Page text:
High throughput sequencing of genomes is over twenty years old, which demanded the development of automated pipelines for annotating this data. I've worked on such pipelines since the early 1990s, implementing them as a student and at two different corporate stops. Indeed, we were reviewing results from my pipeline versus some of the other ones out there to see what can be done better. And unfortunately, I've found infuriating problems with RefSeq entries annotated with NCBI's bacterial genome annotation pipeline. Now I'm usually one to sing the praises of NCBI -- they are a key resource for biological research and they make available multiple spectacular public services freely to the entire world. But I'm afraid this time I need to vent.
Tuesday, August 15, 2017
Last week's news contained a story sure to raise eyebrows. A group of computer security researchers from the University of Washington claimed to have demonstrated that they could hijack a computer via sequencing a carefully-constructed DNA fragment. Visions of NextSeqs rampaging through the streets immediately sprung to mind. The paper is interesting and has some useful warnings for the bioinformatics community, but certainly the news coverage has been strong on hype and alarmism.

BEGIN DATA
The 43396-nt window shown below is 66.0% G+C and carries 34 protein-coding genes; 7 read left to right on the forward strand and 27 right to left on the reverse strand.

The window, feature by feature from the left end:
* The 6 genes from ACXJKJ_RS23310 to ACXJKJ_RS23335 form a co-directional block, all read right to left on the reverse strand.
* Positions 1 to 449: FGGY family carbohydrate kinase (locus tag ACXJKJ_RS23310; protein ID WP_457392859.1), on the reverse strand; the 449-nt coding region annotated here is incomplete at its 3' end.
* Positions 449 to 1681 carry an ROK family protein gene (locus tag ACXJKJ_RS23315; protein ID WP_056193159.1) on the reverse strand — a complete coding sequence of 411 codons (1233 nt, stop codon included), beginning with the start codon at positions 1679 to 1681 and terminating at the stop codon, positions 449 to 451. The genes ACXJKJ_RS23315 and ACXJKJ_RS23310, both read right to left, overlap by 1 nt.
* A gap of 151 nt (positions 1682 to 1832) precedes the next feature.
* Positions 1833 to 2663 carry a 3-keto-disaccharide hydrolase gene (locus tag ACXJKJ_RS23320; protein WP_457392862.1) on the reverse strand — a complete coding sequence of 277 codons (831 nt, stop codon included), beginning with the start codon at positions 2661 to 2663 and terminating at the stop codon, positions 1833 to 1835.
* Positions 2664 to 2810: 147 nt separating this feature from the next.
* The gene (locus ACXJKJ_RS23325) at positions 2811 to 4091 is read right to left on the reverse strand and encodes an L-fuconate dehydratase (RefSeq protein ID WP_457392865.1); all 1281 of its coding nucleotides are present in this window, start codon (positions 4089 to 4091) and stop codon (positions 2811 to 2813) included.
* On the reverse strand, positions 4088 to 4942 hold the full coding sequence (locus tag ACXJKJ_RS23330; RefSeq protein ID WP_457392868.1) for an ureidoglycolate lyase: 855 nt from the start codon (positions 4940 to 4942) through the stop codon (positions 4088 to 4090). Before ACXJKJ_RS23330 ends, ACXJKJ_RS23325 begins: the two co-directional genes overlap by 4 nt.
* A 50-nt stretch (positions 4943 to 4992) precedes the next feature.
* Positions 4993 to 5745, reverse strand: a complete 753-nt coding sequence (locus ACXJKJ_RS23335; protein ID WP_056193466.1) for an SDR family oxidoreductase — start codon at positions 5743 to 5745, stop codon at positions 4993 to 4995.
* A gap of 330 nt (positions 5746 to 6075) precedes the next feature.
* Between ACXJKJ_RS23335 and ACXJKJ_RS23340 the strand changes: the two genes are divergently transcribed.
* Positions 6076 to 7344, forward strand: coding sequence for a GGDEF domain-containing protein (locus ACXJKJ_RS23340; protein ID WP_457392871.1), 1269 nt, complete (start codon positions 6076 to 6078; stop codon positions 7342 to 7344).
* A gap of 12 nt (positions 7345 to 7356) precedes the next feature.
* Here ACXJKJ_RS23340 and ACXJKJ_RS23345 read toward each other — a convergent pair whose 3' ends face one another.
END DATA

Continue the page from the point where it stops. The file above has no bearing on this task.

Saturday, August 05, 2017
Over on Quora a common type of question is "Can I be a computational biologist if I am now an X". Personally I take a very broad view and think just about anyone with intellectual curiosity can become any kind of scientist. A related type of question is "how skilled do I need to be in Y to succeed in computational biology", where Y is most often programming, biology or math. I got thinking about this and started wondering whether I am actually at all skilled in math. Here is the results of that analysis.